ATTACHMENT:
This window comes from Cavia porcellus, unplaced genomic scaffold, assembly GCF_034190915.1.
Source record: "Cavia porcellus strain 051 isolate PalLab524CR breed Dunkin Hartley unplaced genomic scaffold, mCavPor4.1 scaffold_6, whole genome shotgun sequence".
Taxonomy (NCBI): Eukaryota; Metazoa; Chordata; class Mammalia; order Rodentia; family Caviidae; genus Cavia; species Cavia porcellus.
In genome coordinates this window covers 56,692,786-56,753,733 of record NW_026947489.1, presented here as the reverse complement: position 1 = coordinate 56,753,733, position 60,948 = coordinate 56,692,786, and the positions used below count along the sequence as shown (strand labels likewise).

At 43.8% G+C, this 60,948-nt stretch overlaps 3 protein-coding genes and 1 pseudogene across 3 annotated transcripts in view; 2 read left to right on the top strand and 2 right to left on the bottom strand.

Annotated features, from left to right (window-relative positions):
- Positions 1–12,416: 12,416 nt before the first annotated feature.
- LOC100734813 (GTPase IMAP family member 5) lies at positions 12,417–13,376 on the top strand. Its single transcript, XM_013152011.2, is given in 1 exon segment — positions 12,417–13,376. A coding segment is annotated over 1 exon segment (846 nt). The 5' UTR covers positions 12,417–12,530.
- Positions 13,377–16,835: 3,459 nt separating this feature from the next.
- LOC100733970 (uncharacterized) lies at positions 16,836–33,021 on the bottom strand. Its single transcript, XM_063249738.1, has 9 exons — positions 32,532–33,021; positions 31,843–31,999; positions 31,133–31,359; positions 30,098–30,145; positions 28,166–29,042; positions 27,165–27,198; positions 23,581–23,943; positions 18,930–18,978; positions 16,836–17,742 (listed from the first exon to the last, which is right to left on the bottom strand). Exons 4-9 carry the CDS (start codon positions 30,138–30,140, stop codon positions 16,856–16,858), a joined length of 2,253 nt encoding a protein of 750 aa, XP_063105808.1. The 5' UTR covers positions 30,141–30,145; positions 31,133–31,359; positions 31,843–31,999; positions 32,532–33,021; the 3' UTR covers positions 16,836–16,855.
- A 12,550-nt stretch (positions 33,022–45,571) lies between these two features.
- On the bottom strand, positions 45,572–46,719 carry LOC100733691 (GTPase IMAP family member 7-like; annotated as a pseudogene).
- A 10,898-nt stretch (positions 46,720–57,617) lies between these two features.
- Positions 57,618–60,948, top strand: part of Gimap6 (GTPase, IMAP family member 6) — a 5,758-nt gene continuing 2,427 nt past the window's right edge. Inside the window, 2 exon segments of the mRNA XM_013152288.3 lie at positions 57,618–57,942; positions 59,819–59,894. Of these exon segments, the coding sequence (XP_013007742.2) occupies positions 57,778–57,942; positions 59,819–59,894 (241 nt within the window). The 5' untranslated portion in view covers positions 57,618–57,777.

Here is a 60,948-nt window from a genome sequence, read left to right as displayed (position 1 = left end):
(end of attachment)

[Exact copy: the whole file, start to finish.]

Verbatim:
This window comes from Cavia porcellus, unplaced genomic scaffold, assembly GCF_034190915.1.
Source record: "Cavia porcellus strain 051 isolate PalLab524CR breed Dunkin Hartley unplaced genomic scaffold, mCavPor4.1 scaffold_6, whole genome shotgun sequence".
Taxonomy (NCBI): Eukaryota; Metazoa; Chordata; class Mammalia; order Rodentia; family Caviidae; genus Cavia; species Cavia porcellus.
In genome coordinates this window covers 56,692,786-56,753,733 of record NW_026947489.1, presented here as the reverse complement: position 1 = coordinate 56,753,733, position 60,948 = coordinate 56,692,786, and the positions used below count along the sequence as shown (strand labels likewise).

At 43.8% G+C, this 60,948-nt stretch overlaps 3 protein-coding genes and 1 pseudogene across 3 annotated transcripts in view; 2 read left to right on the top strand and 2 right to left on the bottom strand.

Annotated features, from left to right (window-relative positions):
- Positions 1–12,416: 12,416 nt before the first annotated feature.
- LOC100734813 (GTPase IMAP family member 5) lies at positions 12,417–13,376 on the top strand. Its single transcript, XM_013152011.2, is given in 1 exon segment — positions 12,417–13,376. A coding segment is annotated over 1 exon segment (846 nt). The 5' UTR covers positions 12,417–12,530.
- Positions 13,377–16,835: 3,459 nt separating this feature from the next.
- LOC100733970 (uncharacterized) lies at positions 16,836–33,021 on the bottom strand. Its single transcript, XM_063249738.1, has 9 exons — positions 32,532–33,021; positions 31,843–31,999; positions 31,133–31,359; positions 30,098–30,145; positions 28,166–29,042; positions 27,165–27,198; positions 23,581–23,943; positions 18,930–18,978; positions 16,836–17,742 (listed from the first exon to the last, which is right to left on the bottom strand). Exons 4-9 carry the CDS (start codon positions 30,138–30,140, stop codon positions 16,856–16,858), a joined length of 2,253 nt encoding a protein of 750 aa, XP_063105808.1. The 5' UTR covers positions 30,141–30,145; positions 31,133–31,359; positions 31,843–31,999; positions 32,532–33,021; the 3' UTR covers positions 16,836–16,855.
- A 12,550-nt stretch (positions 33,022–45,571) lies between these two features.
- On the bottom strand, positions 45,572–46,719 carry LOC100733691 (GTPase IMAP family member 7-like; annotated as a pseudogene).
- A 10,898-nt stretch (positions 46,720–57,617) lies between these two features.
- Positions 57,618–60,948, top strand: part of Gimap6 (GTPase, IMAP family member 6) — a 5,758-nt gene continuing 2,427 nt past the window's right edge. Inside the window, 2 exon segments of the mRNA XM_013152288.3 lie at positions 57,618–57,942; positions 59,819–59,894. Of these exon segments, the coding sequence (XP_013007742.2) occupies positions 57,778–57,942; positions 59,819–59,894 (241 nt within the window). The 5' untranslated portion in view covers positions 57,618–57,777.

Here is a 60,948-nt window from a genome sequence, read left to right as displayed (position 1 = left end):